Trail etiquette

A Guide for Good Behavior on the Trail

Stay On the Trail

Do not cut switchbacks or take shortcuts. Cutting switchbacks contributes to erosion and trail degradation.


Do Not Litter

Don’t even think about it! Pack it in; pack it out. Period. If for some reason you are unable to carry out your trash, ask a hike leader to assist you before you resort to leaving litter along the trail.


Be Sensitive to the Environment

Don’t pick wildflowers, carve initials in trees, or in any way diminish the trail. Instead, take a picture to share with others! Take only pictures, leave only footprints.


Calls of Nature

Notify either the hike leader or the sweep if you need to leave the trail to answer a call of nature. They will give you as much privacy as possible, and ensure that you are not left behind, which can easily happen if no one is notified that you are leaving the trail.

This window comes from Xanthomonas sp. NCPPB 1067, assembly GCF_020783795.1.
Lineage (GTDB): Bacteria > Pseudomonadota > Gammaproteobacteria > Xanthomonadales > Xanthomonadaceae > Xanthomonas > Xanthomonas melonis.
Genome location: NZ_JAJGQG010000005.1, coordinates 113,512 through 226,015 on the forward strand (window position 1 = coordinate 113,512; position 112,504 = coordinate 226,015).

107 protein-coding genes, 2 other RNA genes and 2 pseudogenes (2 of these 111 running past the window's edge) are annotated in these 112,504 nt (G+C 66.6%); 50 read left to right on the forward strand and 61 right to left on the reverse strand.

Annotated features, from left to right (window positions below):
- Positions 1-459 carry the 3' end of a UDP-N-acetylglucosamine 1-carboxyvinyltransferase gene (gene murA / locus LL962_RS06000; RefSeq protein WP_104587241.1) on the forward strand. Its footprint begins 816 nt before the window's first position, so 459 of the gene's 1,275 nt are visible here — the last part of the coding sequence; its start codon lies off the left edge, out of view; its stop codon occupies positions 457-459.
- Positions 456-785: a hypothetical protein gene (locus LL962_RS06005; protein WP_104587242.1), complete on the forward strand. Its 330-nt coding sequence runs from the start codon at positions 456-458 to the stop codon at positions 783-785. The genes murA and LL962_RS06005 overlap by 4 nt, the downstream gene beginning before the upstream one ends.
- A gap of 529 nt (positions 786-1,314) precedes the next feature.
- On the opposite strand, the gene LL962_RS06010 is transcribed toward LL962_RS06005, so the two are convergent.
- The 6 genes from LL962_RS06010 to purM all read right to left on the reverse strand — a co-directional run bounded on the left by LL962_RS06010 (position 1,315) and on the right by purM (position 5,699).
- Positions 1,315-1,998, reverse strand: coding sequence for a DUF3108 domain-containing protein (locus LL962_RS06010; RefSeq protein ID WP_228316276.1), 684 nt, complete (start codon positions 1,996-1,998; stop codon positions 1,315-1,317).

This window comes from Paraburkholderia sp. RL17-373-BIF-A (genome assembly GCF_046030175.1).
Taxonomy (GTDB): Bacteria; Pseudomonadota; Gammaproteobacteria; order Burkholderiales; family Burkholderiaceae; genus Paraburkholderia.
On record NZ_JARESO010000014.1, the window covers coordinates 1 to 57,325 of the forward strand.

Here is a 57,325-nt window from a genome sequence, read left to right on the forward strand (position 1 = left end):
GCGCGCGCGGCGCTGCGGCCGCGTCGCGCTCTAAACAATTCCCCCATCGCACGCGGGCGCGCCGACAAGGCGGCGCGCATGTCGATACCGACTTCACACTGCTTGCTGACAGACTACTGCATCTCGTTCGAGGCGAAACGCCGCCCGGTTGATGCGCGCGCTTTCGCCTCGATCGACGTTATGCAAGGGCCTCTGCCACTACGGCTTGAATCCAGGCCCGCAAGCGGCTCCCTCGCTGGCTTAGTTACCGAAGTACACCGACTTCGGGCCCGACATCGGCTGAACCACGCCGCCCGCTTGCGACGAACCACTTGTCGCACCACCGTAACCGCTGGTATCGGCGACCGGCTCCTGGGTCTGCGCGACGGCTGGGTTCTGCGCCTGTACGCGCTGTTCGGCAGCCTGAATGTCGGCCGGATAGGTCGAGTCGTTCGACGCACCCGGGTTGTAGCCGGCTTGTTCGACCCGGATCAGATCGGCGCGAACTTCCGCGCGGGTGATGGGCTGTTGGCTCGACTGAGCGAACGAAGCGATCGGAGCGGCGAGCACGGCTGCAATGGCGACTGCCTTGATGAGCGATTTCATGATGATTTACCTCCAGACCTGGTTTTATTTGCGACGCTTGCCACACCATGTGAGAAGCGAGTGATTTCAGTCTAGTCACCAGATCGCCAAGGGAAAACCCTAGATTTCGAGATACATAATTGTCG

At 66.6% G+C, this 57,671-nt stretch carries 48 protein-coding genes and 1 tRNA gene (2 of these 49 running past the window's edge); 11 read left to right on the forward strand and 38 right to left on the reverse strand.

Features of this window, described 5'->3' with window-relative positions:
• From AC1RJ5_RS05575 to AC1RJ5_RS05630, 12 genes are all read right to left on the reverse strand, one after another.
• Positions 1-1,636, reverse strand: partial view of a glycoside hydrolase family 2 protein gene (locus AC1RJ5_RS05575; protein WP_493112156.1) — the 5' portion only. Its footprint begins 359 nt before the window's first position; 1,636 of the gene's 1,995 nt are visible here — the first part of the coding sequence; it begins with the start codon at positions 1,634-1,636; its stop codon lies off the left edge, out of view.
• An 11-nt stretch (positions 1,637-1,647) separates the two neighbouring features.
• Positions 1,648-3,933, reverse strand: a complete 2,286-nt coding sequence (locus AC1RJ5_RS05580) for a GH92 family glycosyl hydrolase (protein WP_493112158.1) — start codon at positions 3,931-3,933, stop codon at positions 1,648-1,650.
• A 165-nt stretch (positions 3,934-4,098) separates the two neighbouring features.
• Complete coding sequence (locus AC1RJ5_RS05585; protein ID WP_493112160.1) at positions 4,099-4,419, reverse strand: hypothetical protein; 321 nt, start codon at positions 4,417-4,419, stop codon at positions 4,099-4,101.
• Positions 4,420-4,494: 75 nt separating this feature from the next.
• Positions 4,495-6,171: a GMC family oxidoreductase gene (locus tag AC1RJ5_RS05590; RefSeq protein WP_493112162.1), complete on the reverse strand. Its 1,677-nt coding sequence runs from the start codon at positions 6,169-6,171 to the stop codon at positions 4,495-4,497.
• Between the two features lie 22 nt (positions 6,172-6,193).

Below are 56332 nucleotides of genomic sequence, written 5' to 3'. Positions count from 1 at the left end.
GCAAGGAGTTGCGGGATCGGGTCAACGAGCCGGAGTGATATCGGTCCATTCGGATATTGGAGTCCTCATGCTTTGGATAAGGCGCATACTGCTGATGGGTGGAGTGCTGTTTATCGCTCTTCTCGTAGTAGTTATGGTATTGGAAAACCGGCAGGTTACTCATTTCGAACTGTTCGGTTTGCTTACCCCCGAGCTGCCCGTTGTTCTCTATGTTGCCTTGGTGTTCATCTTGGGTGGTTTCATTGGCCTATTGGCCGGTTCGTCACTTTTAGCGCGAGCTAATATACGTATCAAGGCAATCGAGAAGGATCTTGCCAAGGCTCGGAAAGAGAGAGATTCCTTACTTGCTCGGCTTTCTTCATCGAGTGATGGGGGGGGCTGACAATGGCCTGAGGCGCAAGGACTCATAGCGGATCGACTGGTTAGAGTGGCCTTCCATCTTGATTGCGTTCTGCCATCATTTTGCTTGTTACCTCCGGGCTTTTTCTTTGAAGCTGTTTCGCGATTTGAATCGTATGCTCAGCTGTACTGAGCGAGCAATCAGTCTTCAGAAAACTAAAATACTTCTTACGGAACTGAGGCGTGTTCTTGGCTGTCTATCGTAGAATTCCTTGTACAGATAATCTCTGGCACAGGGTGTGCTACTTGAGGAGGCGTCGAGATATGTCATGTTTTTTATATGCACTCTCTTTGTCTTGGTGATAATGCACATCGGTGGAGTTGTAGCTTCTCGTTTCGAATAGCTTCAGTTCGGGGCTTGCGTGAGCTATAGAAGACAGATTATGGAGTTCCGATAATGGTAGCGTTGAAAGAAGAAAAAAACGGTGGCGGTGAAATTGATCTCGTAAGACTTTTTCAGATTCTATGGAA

Hikers Going Uphill Have the Right-Of-Way

In general, bike riders yield to both hikers and horseback riders; hikers yield to horseback riders. Hikers going uphill are working hard and should be given the right of way over hikers coming downhill. Sometimes uphill hikers will prefer to stop and let you pass coming down so they can get a short break. The uphill hiker should get to make the call.


Do Not Leave Arrows or Other Markers for Others

Cairns, ducks, or little piles of rocks are not needed and contribute to many lost hikers. Markers pop up all over and serve no navigational purpose other than confusing those who, rightfully so, put their trust in trail markers.